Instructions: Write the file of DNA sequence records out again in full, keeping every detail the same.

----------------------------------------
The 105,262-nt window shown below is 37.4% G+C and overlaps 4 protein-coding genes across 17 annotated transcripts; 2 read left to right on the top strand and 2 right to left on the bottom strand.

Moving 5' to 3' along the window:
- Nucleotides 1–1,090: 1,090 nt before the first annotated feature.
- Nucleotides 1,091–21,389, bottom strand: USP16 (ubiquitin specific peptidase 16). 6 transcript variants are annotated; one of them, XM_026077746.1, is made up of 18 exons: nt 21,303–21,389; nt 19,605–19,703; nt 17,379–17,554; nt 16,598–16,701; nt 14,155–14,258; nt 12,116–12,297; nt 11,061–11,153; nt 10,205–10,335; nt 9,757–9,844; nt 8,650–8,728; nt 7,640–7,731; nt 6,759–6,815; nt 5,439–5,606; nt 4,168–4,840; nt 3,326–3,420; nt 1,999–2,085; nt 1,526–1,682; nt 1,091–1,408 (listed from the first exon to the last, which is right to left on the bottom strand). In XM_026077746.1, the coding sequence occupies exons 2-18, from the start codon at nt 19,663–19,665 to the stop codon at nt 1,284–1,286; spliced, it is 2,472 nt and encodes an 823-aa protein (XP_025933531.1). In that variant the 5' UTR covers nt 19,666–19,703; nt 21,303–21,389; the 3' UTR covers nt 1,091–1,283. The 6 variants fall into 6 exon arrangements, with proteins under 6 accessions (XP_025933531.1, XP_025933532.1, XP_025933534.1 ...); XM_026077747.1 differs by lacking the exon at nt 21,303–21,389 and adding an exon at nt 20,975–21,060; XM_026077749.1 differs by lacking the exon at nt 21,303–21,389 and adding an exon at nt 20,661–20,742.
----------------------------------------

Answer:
The 105,262-nt window shown below is 37.4% G+C and overlaps 4 protein-coding genes across 17 annotated transcripts; 2 read left to right on the top strand and 2 right to left on the bottom strand.

Moving 5' to 3' along the window:
- Nucleotides 1–1,090: 1,090 nt before the first annotated feature.
- Nucleotides 1,091–21,389, bottom strand: USP16 (ubiquitin specific peptidase 16). 6 transcript variants are annotated; one of them, XM_026077746.1, is made up of 18 exons: nt 21,303–21,389; nt 19,605–19,703; nt 17,379–17,554; nt 16,598–16,701; nt 14,155–14,258; nt 12,116–12,297; nt 11,061–11,153; nt 10,205–10,335; nt 9,757–9,844; nt 8,650–8,728; nt 7,640–7,731; nt 6,759–6,815; nt 5,439–5,606; nt 4,168–4,840; nt 3,326–3,420; nt 1,999–2,085; nt 1,526–1,682; nt 1,091–1,408 (listed from the first exon to the last, which is right to left on the bottom strand). In XM_026077746.1, the coding sequence occupies exons 2-18, from the start codon at nt 19,663–19,665 to the stop codon at nt 1,284–1,286; spliced, it is 2,472 nt and encodes an 823-aa protein (XP_025933531.1). In that variant the 5' UTR covers nt 19,666–19,703; nt 21,303–21,389; the 3' UTR covers nt 1,091–1,283. The 6 variants fall into 6 exon arrangements, with proteins under 6 accessions (XP_025933531.1, XP_025933532.1, XP_025933534.1 ...); XM_026077747.1 differs by lacking the exon at nt 21,303–21,389 and adding an exon at nt 20,975–21,060; XM_026077749.1 differs by lacking the exon at nt 21,303–21,389 and adding an exon at nt 20,661–20,742.